621 string (see PCRE_INFO_FIRSTBYTE above).
624 .rs
625 .sp
626 .B int pcre_exec(const pcre *\fIcode\fR, "const pcre_extra *\fIextra\fR,"
627 .ti +5n
628 .B "const char *\fIsubject\fR," int \fIlength\fR, int \fIstartoffset\fR,
629 .ti +5n
630 .B int \fIoptions\fR, int *\fIovector\fR, int \fIovecsize\fR);
631 .PP
632 The function \fBpcre_exec()\fR is called to match a subject string against a
633 pre-compiled pattern, which is passed in the \fIcode\fR argument. If the
634 pattern has been studied, the result of the study should be passed in the
635 \fIextra\fR argument.
637 Here is an example of a simple call to \fBpcre_exec()\fR:
639 int rc;
640 int ovector[30];
641 rc = pcre_exec(
642 re, /* result of pcre_compile() */
643 NULL, /* we didn't study the pattern */
644 "some string", /* the subject string */
645 11, /* the length of the subject string */
646 0, /* start at offset 0 in the subject */
647 0, /* default options */
648 ovector, /* vector for substring information */
649 30); /* number of elements in the vector */
651 If the \fIextra\fR argument is not NULL, it must point to a \fBpcre_extra\fR
652 data block. The \fBpcre_study()\fR function returns such a block (when it
653 doesn't return NULL), but you can also create one for yourself, and pass
654 additional information in it. The fields in the block are as follows:
656 unsigned long int \fIflags\fR;
657 void *\fIstudy_data\fR;
658 unsigned long int \fImatch_limit\fR;
659 void *\fIcallout_data\fR;
661 The \fIflags\fR field is a bitmap that specifies which of the other fields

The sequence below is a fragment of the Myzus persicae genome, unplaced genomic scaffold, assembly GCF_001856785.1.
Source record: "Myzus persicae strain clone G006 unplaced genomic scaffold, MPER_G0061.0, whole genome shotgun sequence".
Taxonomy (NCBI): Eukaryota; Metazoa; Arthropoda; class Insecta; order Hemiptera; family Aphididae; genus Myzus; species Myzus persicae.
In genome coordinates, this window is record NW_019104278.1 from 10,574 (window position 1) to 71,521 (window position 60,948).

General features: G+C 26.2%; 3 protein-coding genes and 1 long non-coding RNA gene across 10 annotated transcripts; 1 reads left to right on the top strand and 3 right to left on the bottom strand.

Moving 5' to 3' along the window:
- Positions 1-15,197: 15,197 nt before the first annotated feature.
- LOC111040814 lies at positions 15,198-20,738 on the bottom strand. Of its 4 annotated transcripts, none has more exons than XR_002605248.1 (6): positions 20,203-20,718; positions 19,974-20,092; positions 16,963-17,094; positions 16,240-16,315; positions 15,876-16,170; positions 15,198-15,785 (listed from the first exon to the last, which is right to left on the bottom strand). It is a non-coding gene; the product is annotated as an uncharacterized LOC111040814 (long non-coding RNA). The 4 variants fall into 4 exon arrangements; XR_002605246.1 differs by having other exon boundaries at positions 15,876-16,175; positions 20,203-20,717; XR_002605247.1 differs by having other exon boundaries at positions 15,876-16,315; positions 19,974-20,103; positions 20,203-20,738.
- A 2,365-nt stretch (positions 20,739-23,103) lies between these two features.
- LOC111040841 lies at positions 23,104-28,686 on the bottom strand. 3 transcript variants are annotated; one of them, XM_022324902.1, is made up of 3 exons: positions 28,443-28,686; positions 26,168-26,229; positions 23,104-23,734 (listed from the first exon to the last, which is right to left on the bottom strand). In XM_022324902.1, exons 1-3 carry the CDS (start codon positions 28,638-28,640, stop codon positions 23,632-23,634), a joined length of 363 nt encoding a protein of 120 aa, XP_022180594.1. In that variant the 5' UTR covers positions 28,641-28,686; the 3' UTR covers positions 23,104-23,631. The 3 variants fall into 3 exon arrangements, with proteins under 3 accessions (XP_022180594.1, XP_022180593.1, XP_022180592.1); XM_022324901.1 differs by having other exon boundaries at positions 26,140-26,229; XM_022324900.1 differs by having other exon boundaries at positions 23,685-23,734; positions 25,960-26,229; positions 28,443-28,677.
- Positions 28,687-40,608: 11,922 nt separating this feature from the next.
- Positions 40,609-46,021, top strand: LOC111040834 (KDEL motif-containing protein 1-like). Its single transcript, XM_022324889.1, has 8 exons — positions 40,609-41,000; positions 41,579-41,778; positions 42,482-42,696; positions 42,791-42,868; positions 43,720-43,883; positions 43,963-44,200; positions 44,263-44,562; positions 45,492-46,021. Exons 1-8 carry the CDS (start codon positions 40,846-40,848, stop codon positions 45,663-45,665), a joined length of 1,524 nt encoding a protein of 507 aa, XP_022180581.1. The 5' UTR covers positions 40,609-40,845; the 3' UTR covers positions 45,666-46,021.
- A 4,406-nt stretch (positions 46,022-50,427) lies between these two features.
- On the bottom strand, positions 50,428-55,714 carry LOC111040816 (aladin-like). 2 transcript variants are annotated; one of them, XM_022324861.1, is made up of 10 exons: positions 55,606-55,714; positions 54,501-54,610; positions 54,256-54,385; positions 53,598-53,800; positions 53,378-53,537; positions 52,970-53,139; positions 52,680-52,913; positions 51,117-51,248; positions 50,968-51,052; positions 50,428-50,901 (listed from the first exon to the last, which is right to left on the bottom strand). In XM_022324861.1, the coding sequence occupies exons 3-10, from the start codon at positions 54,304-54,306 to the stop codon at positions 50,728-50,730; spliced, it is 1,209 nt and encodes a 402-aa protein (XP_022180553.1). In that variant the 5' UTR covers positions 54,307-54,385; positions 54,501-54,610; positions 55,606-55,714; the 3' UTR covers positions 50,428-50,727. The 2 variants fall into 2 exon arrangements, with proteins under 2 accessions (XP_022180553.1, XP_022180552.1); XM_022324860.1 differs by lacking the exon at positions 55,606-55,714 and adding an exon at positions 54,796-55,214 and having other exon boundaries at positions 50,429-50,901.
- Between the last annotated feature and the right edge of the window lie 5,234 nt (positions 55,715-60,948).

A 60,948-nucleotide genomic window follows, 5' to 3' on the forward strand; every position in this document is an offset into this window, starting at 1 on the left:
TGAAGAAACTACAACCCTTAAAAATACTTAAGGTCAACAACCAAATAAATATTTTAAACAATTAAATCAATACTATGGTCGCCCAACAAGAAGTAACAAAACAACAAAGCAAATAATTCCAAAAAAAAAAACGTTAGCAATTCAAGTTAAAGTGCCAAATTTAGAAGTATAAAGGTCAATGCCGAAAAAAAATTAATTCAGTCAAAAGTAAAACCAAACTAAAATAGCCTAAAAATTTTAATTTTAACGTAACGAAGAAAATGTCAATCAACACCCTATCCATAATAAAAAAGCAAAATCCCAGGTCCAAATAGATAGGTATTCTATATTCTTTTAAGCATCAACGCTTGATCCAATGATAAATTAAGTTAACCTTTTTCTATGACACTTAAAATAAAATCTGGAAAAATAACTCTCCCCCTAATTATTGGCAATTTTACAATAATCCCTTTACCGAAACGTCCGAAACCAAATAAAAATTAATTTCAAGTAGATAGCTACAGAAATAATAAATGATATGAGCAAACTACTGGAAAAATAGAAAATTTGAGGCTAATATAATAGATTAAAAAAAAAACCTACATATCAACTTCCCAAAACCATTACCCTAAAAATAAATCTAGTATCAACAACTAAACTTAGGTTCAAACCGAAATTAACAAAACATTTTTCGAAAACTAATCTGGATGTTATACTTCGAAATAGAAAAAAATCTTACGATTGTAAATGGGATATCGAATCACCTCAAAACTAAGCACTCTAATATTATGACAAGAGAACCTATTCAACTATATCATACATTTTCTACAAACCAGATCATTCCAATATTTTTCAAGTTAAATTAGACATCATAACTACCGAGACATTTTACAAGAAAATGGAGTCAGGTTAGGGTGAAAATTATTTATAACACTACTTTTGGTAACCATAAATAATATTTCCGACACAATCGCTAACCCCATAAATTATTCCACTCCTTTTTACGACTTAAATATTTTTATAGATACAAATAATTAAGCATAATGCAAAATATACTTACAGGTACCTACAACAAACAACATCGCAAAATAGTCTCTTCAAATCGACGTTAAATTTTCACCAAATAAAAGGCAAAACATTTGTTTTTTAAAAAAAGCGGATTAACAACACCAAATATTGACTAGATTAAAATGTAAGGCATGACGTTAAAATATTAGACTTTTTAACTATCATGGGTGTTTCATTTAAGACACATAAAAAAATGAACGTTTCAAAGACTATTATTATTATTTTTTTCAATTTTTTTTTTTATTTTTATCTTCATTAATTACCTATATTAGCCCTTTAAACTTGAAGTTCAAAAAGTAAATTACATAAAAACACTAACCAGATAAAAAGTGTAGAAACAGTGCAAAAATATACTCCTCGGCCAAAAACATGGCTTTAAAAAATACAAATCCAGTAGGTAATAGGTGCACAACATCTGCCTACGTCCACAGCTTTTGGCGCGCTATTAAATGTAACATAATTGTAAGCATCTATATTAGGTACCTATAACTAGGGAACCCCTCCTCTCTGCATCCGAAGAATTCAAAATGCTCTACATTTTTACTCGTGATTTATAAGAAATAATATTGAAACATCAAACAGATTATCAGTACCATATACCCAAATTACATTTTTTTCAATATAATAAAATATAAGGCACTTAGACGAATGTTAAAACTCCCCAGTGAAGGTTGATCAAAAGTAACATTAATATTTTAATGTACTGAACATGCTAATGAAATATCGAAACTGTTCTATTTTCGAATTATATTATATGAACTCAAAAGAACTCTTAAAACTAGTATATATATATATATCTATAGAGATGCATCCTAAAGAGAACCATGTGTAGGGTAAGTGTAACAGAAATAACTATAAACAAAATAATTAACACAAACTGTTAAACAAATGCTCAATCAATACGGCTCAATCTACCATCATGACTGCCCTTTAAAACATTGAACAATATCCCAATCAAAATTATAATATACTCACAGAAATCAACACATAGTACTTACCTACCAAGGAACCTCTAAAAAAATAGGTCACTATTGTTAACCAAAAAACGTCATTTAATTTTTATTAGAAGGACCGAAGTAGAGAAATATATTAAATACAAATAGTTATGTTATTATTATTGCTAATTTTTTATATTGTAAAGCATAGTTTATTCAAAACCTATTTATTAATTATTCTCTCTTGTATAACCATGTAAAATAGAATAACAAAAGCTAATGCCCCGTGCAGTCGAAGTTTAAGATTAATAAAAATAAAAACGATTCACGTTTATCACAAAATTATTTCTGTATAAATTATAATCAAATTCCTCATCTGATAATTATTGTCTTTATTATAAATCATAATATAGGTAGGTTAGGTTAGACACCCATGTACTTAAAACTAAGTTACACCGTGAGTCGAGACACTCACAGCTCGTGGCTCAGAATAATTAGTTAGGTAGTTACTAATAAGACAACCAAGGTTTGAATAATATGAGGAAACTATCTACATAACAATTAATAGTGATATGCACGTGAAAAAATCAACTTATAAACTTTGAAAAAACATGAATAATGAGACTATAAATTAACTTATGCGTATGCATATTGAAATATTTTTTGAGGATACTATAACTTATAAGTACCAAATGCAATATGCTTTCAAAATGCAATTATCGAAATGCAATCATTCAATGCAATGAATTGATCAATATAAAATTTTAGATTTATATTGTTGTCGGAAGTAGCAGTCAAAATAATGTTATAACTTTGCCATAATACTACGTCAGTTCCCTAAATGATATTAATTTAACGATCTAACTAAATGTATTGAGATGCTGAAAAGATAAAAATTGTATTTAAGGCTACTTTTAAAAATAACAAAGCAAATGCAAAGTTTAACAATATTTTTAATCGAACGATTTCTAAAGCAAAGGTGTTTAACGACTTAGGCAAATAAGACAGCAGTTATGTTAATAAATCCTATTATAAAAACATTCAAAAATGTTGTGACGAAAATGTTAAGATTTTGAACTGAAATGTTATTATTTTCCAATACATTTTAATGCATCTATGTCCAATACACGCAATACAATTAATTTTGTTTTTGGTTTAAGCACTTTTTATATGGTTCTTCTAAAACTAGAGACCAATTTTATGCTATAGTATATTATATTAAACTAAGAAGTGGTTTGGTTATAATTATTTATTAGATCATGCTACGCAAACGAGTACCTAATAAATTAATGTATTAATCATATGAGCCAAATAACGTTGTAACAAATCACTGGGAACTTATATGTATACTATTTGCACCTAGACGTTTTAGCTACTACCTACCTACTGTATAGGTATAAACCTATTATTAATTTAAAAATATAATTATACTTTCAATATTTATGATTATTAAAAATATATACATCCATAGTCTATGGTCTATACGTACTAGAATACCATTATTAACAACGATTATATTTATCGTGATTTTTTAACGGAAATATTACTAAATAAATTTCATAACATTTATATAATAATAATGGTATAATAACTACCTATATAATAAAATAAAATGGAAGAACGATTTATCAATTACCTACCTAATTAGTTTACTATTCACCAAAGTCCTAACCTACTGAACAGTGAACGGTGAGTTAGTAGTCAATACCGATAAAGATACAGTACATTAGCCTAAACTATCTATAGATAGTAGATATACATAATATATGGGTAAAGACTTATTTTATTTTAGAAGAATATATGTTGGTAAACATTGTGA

662 are set. The flag bits are:
668 Other flag bits should be set to zero. The \fIstudy_data\fR field is set in the
669 \fBpcre_extra\fR block that is returned by \fBpcre_study()\fR, together with
670 the appropriate flag bit. You should not set this yourself, but you can add to
671 the block by setting the other fields.
673 The \fImatch_limit\fR field provides a means of preventing PCRE from using up a
674 vast amount of resources when running patterns that are not going to match,
675 but which have a very large number of possibilities in their search trees. The
676 classic example is the use of nested unlimited repeats. Internally, PCRE uses a
677 function called \fBmatch()\fR which it calls repeatedly (sometimes
678 recursively). The limit is imposed on the number of times this function is
679 called during a match, which has the effect of limiting the amount of recursion
680 and backtracking that can take place. For patterns that are not anchored, the
681 count starts from zero for each position in the subject string.
683 The default limit for the library can be set when PCRE is built; the default
684 default is 10 million, which handles all but the most extreme cases. You can
685 reduce the default by suppling \fBpcre_exec()\fR with a \fRpcre_extra\fR block
686 in which \fImatch_limit\fR is set to a smaller value, and
687 PCRE_EXTRA_MATCH_LIMIT is set in the \fIflags\fR field. If the limit is
688 exceeded, \fBpcre_exec()\fR returns PCRE_ERROR_MATCHLIMIT.
690 The \fIpcre_callout\fR field is used in conjunction with the "callout" feature,
691 which is described in the \fBpcrecallout\fR documentation.
693 The PCRE_ANCHORED option can be passed in the \fIoptions\fR argument, whose
694 unused bits must be zero. This limits \fBpcre_exec()\fR to matching at the
695 first matching position. However, if a pattern was compiled with PCRE_ANCHORED,
696 or turned out to be anchored by virtue of its contents, it cannot be made
697 unachored at matching time.
699 There are also three further options that can be set only at matching time:
703 The first character of the string is not the beginning of a line, so the